Thokozile is the middle and second child of parents who were educators themselves — Sitututu Upington Mayekiso and Nozipho Muriel Mayekiso, a woman who hailed from Qumbu. For Thoko, as it was for her two brothers, Monde and Mahlubi, getting educated was the family rite of passage deeply embedded for three generations into what it means to be a Mayekiso. At the age of four, Thoko Mayekiso accompanied Monde to school and joined the class of first-graders, three years earlier than she should have.

Her grandparents were part of the first generation of educated people in their villages. Mayekiso fondly remembers how her grandparents helped her with her homework at primary school. Most grandparents required their grandchildren to read letters for their illiterate grandparents in those days, not vice versa. 

Like father, like daughter

Her father, a high school principal, was one of Thoko Mayekiso’s greatest inspirations. He taught her geography privately while she was doing matric at Mfundisweni High School in Flagstaff. Being the only girl-child in the family, Mayekiso remembers how her father would often say to her: “Ntombi, you are a girl of determination. You must never lose that sense of determination”. Again and again, whenever faced with challenges, Mayekiso goes back to those words of encouragement. 

Her father considered Thoko to be the one child who had actively taken after him. For Thoko, this fatherly anointment was as surprising as it was heartwarming, because her elder brother Monde was as academically gifted. It was a tremendous boost to her sense of purpose.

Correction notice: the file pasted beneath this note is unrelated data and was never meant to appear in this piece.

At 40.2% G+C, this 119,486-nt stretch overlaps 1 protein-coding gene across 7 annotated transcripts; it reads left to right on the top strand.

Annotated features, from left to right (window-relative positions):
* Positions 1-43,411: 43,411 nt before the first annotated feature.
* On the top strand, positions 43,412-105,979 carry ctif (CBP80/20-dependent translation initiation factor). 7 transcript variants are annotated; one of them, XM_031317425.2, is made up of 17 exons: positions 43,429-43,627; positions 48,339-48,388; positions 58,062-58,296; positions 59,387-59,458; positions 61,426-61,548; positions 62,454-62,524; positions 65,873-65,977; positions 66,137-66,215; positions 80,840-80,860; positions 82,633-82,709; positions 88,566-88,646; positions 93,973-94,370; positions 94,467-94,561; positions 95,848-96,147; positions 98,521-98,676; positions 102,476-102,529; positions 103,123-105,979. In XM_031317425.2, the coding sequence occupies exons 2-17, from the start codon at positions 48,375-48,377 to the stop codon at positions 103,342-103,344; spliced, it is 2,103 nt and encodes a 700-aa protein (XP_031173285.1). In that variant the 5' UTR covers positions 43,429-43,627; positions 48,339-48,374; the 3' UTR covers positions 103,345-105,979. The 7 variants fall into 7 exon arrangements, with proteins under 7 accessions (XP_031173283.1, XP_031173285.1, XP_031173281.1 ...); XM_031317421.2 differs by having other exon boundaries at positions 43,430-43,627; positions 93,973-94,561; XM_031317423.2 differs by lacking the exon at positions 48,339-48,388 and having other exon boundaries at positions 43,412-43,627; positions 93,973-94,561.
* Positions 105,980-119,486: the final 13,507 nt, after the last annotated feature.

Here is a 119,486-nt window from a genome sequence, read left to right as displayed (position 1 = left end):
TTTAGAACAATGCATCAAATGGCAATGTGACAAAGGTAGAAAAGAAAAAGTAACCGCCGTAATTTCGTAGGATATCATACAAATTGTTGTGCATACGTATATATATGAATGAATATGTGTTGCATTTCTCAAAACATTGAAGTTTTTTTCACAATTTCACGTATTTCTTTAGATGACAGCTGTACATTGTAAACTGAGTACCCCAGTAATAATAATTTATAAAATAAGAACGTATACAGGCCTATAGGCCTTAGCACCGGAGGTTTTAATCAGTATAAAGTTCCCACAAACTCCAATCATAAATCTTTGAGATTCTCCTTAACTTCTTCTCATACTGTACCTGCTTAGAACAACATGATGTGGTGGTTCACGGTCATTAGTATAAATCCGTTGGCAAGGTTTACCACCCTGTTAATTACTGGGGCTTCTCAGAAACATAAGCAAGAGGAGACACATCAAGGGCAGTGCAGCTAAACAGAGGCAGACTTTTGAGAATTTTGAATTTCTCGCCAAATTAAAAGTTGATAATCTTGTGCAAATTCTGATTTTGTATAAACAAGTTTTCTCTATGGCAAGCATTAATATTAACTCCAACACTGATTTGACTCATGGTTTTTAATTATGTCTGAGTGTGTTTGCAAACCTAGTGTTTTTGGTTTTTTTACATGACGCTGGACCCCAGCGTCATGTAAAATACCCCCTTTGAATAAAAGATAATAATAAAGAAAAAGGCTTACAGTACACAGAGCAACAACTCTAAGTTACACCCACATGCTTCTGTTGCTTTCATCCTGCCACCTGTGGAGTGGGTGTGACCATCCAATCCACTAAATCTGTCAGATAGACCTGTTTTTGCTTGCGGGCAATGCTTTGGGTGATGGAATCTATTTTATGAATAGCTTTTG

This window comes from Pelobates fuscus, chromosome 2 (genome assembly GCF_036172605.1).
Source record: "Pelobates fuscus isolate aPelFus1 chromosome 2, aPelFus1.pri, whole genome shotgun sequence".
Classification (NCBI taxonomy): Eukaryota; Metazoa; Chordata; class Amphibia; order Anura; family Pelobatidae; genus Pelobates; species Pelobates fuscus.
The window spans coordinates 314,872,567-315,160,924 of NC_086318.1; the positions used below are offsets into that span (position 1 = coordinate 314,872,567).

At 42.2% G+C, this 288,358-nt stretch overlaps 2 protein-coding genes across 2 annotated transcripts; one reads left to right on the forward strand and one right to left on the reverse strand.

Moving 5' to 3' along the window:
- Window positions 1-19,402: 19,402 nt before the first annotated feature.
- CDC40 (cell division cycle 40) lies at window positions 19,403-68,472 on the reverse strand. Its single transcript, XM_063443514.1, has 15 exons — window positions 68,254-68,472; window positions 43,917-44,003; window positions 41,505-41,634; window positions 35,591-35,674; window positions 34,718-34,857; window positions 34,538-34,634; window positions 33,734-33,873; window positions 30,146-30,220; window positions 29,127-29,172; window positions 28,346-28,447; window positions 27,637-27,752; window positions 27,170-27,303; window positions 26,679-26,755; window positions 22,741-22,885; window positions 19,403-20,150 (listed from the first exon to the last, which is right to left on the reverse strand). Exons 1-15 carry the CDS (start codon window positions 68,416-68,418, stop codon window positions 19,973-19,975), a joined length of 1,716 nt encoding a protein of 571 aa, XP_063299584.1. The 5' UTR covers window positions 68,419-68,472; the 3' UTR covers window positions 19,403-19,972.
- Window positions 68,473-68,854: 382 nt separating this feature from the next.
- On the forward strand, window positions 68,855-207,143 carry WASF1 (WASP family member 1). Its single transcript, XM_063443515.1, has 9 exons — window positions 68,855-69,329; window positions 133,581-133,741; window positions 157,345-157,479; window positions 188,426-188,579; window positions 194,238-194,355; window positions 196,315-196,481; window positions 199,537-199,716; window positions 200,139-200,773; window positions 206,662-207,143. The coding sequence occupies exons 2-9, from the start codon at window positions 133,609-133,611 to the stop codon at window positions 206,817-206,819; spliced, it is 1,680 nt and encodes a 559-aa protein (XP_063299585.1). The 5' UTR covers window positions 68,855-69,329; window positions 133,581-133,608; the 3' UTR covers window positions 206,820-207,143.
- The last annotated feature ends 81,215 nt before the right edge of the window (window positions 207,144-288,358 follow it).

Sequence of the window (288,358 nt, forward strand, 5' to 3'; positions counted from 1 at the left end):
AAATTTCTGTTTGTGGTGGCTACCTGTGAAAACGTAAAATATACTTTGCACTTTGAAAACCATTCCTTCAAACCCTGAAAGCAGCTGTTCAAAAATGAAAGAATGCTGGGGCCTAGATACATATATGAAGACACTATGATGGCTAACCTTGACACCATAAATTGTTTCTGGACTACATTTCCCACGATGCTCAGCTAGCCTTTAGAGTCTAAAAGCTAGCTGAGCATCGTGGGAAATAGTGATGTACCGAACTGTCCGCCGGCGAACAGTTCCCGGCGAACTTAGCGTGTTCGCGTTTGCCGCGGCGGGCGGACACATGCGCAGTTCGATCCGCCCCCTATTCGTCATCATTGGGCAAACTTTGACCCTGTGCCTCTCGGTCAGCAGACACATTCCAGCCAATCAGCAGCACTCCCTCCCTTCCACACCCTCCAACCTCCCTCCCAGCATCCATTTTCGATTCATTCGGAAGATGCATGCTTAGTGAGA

Nevertheless, Sitututu Mayekiso would have been a tough act to follow for anyone, especially his children. Not only was he an A-student of exceptional talent, but he was also an accomplished teacher and an over-achiever of note — Fort Hare graduate, high school principal and college rector. 

Being her father’s daughter, Thoko did not disappoint. She went to Fort Hare, where she completed her BA degree, majoring in geography and psychology. She also completed a BA honours degree in psychology. She went on to obtain her master’s degree in psychology at Fort Hare and her PhD in psychology (cum laude) from the Freie Universität Berlin.  Mayekiso is a registered Health Professions Council of South Africa clinical psychologist. She is a renowned researcher and postgraduate supervisor in her field. 

Starting as a senior lecturer at the former University of Transkei (now part of Walter Sisulu University), she moved to Wits University as a professor and head of school, before going to Nelson Mandela University as executive dean,  later becoming a deputy vice-chancellor there.

Her toughest assignment yet